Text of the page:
At first, your baby can only see 10-15 inches in front of her. She can make out light, shapes, and movement behind you but everything else is blurry. After a week or so, babies can see red, orange, yellow, and green. It will take them a little longer to see violet and blue. Your face is the most fascinating thing to a baby right now so make sure to give her lots of close up time.
Also, hanging a brightly coloured mobile over her cot will keep her mesmerised!
When your baby was first born her eyes couldn’t focus together, they will have crossed or wandered now and then. Between the age of 1 and 2 months she will be able to focus both eyes consistently and follow a moving object. Watch how transfixed she becomes as you pass a rattle, back and forth in front of her face. After the first month or so, your baby’s brain will begin to try and distinguish between red and orange. She will probably begin to show a preference for bright, primary colours and more detailed and complicated designs. Encourage this development by showing your baby pictures, books, and toys. You should also stimulate both sides of your baby’s body by moving a child’s arms or legs simultaneously. This will aid in the development of bilateral and binocular development.
Your baby will begin to develop depth perception. Until now, she found it difficult to locate an object’s position, size, and shape and then to get a message to her brain to reach out and grab it. At four months, she has developed better hand-eye coordination which allows her to quickly locate and pick up objects! You can help your baby practice by offering her rattles to grasp.
You should also keep a night light on in her room to provide visual stimulation while she is awake in her crib.
By the age of 6 months, significant changes have occurred in the vision centres of the brain, which allows your infant to see more clearly and move her eyes quicker and more accurately so they can follow moving objects. Visual acuity should have improved from 20/400 to 20/40 by this stage. Six months is also an important milestone as this is the age they should have their first eye exam. Even though your baby obviously can’t read the eye chart yet, your optometrist can perform non verbal tests to check for visual acuity, and to detect myopia, hyperopia, and astigmatism. He can also evaluate her alignment and check for vision problems such as strabismus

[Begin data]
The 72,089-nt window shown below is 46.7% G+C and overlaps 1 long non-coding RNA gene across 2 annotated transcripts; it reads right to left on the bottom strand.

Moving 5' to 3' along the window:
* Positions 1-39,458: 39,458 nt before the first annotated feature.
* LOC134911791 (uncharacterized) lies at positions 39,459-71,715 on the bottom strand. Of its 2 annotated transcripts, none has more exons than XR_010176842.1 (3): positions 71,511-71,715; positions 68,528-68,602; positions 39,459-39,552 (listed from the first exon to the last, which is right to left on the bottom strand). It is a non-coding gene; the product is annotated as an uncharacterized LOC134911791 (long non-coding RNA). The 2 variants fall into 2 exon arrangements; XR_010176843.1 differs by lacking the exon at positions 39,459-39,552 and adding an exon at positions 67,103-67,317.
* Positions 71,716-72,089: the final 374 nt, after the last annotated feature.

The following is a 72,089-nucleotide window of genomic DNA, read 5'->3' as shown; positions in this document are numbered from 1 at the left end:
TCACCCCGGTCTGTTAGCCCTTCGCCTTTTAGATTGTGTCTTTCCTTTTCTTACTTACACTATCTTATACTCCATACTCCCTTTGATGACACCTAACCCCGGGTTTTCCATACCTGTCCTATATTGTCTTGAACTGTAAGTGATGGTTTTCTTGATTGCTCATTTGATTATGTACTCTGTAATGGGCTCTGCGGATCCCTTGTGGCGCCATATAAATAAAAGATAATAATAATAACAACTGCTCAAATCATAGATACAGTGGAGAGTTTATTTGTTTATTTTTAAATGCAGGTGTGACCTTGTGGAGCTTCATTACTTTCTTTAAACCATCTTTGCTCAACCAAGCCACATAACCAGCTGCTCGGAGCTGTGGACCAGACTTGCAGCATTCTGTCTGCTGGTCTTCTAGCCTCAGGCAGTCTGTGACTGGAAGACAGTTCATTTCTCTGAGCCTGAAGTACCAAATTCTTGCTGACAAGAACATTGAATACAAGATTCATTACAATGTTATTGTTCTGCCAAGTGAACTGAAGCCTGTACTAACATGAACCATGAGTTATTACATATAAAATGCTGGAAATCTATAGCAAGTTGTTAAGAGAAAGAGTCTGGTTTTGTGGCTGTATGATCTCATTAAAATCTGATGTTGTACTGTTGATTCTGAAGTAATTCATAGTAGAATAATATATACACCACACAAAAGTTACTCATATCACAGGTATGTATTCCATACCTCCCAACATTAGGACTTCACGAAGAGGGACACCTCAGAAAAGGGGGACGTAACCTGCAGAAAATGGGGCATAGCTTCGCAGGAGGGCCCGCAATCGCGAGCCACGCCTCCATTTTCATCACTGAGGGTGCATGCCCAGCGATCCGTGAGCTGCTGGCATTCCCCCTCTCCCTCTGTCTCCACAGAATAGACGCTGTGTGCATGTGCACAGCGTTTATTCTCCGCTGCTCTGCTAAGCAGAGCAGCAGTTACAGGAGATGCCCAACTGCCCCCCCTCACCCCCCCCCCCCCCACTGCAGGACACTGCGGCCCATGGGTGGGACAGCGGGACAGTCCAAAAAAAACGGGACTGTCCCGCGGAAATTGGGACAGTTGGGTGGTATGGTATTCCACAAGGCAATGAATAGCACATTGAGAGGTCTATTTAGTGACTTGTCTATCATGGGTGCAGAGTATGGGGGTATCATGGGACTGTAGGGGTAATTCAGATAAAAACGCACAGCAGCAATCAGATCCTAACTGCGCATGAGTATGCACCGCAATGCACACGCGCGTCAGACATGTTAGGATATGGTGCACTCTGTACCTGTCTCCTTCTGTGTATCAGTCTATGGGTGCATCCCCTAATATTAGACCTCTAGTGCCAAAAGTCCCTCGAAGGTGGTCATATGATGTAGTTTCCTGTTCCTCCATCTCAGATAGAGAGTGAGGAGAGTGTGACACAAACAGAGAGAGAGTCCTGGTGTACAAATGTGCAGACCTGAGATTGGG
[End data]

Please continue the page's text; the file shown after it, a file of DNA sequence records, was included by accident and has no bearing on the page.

Your baby’s vision is now strong enough to recognise people and objects across the room although her attention is probably still focused on objects that are close by. Your baby probably spends a good portion of her day crawling about and getting into all sorts of scrapes. At this stage you should be vigilant as bumps, bruises, and eye injuries are likely to occur as she explores her environment. Make sure to block stairs and lock any cabinets that contain cleaning products.
Don’t be surprised if your baby’s eyes change colour
during this time. This is because as your baby develops more dark pigment is produced in the iris and as a result eye colour can change.
To help your baby’s development at this stage, give them toys they can stack and take apart.